WWE Backlash France: When The Crowd Becomes The Show

Originally published at https://www.postwrestling.com/2024/05/05/wwe-backlash-france-when-the-crowd-becomes-the-show/

By: Félix Gouty

Special contributor to POST Wrestling

Backlash France was another success in WWE’s strategy of benefiting from underserved international territories and a fanbase willing to be the show, no matter what.

As I headed back from Backlash in Lyon-Décines, this record-setting milestone in the history of pro-wrestling in France, I couldn’t help but feel perplexed (under my partially blown-up eardrums).

An unhindered success.

Yes, economically, it was a smashing success for WWE. Even without having to go the public subsidies route, like for the initial Clash at the Castle in Cardiff or last year’s Backlash in Puerto Rico, as neither the Lyon Metropolis nor the region’s authorities (as confirmed to POST Wrestling) gave a cent to the company.

Aside from a temporary dedicated store, Lyon and the Décines suburb weren’t invaded by WWE branding – you’ll have to know the happenings to be aware of it. Plus, as WWE’s French promoter explained to POST Wrestling as well, Paris was indeed the first choice but with the Olympic Games less than a hundred days away, not one building was willing to accommodate them for a four-day stop (counting two days for installation and disassembly). Either way, after the highest-grossing SmackDown TV taping ever, Saturday’s show was touted as the largest gate for any Backlash event or any show in an “arena” (meaning, likely, in a 16,000-seat-or-less building). And surely, as Paul Levesque joked at the post-show press conference, WWE president Nick Khan seems eager to come back to the country with a larger setting.

And yes, as far as the output, sometimes the atmosphere speaks for itself. French fans were ready to show off and beat the Puerto Rican fans’ level of energy during the previous May double-shot. First, with SmackDown, during which Paul Levesque took to X to share a photo of a spectator’s smartwatch signaling that the surrounding decibel level may be too high for their own good. And then, with Backlash itself, screaming, shouting, and chanting since waiting to cross the LDLC Arena’s gates and until leaving for the Décines’ T7 tramway. For that matter, the French fans (joined by those from Romania, Italy, Spain, Ireland, and even the Comoros) were not only enjoying themselves but hot for pretty much every talent and into each entrance and catchphrase.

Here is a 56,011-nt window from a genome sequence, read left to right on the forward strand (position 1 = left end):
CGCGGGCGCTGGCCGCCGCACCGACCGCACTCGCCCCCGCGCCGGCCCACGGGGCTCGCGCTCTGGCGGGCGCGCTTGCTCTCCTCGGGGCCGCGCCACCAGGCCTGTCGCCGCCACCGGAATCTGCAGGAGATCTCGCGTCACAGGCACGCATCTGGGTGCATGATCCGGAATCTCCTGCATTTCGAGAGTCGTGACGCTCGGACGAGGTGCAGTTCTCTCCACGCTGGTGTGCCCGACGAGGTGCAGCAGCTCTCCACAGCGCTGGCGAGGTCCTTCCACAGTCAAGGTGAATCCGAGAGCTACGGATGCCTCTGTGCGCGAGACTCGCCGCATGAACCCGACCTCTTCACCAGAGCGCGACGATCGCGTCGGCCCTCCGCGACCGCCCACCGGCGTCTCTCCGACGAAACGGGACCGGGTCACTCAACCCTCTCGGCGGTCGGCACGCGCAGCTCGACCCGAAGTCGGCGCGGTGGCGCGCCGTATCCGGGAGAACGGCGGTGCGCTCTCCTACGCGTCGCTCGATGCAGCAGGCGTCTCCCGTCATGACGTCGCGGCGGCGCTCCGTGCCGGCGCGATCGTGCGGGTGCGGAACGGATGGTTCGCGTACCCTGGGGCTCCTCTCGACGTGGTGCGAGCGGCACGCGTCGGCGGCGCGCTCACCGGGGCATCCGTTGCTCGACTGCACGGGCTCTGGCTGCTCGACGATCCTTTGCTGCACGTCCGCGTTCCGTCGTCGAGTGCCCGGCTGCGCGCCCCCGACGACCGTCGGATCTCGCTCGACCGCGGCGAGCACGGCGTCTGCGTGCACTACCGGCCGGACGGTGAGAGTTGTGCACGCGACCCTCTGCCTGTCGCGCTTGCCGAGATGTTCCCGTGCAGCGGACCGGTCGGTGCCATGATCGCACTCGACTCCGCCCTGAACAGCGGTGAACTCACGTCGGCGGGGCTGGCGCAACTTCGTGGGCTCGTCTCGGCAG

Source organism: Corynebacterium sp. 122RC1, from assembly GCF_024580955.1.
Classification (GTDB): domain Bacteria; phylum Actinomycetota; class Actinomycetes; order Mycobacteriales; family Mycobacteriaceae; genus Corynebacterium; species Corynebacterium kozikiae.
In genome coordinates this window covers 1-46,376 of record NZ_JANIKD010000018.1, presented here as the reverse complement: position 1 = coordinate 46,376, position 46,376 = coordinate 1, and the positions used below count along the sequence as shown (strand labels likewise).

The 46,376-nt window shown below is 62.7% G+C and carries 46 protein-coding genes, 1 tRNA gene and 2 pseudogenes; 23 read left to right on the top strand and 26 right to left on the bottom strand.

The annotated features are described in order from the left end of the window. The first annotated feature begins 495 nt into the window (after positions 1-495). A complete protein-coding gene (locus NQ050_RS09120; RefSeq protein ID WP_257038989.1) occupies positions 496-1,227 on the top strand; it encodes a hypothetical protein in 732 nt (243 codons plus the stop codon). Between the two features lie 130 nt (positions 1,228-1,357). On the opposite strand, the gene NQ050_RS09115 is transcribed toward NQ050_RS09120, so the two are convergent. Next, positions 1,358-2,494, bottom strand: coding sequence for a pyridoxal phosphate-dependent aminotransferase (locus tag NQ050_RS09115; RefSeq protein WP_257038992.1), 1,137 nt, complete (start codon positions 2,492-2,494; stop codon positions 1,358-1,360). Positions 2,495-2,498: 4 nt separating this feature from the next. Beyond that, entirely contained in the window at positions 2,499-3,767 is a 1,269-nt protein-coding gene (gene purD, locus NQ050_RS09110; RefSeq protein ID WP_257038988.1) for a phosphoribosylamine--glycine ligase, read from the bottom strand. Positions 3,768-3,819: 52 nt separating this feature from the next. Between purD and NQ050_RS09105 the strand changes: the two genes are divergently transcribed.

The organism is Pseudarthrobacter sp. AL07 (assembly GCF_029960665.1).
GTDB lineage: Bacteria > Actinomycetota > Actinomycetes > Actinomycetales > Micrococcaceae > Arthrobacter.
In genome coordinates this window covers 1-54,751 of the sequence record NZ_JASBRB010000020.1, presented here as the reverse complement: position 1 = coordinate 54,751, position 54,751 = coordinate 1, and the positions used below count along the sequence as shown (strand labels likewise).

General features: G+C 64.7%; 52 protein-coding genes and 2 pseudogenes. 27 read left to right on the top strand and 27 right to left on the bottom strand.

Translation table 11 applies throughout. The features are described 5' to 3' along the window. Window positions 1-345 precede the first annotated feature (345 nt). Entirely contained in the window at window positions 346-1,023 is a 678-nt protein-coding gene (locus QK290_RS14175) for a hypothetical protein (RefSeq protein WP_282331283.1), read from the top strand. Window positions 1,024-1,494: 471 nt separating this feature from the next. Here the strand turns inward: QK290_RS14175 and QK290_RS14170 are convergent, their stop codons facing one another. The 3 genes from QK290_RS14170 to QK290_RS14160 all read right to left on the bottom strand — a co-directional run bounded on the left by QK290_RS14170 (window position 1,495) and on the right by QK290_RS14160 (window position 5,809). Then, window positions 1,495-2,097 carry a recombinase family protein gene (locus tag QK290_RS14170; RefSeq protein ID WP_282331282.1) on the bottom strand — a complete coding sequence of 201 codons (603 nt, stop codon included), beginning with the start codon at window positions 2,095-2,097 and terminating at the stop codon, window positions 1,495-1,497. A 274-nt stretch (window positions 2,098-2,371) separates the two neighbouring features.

The @WWEUniverse in France literally received a warning about the noise level tonight at #SmackDown @LDLC_Arena. Absolutely insane.

Like @myMotorhead said… “Only way to feel the noise is when it's good and loud.” pic.twitter.com/i4KMGnfUtY

— Triple H (@TripleH) May 3, 2024

Marketing the feeling

However, the crowd was indeed the show. As I was sitting ringside with the rest of the media contingent, I wasn’t sure if I was watching a bad, correct, good, or even great wrestling show. The crowd, in no way trying to hijack the show, was enjoying the moment rather than the matches and the stories. It was almost the only thing I could remember about the show – without even knowing if I loved it or not. The opening brawl, between the team of Randy Orton (over as he has ever been, perhaps in part due to gaining his top-star status during the height of “WWE mania” in France in the late 2000s and early 2010s) & Kevin Owens and the Bloodline duo-soon-to-be-trio of Solo Sikoa & Tama Tonga, didn’t quite leave a lot of things on the table (pun intended) but was the first one where I felt I was watching a glorified and very loud house show.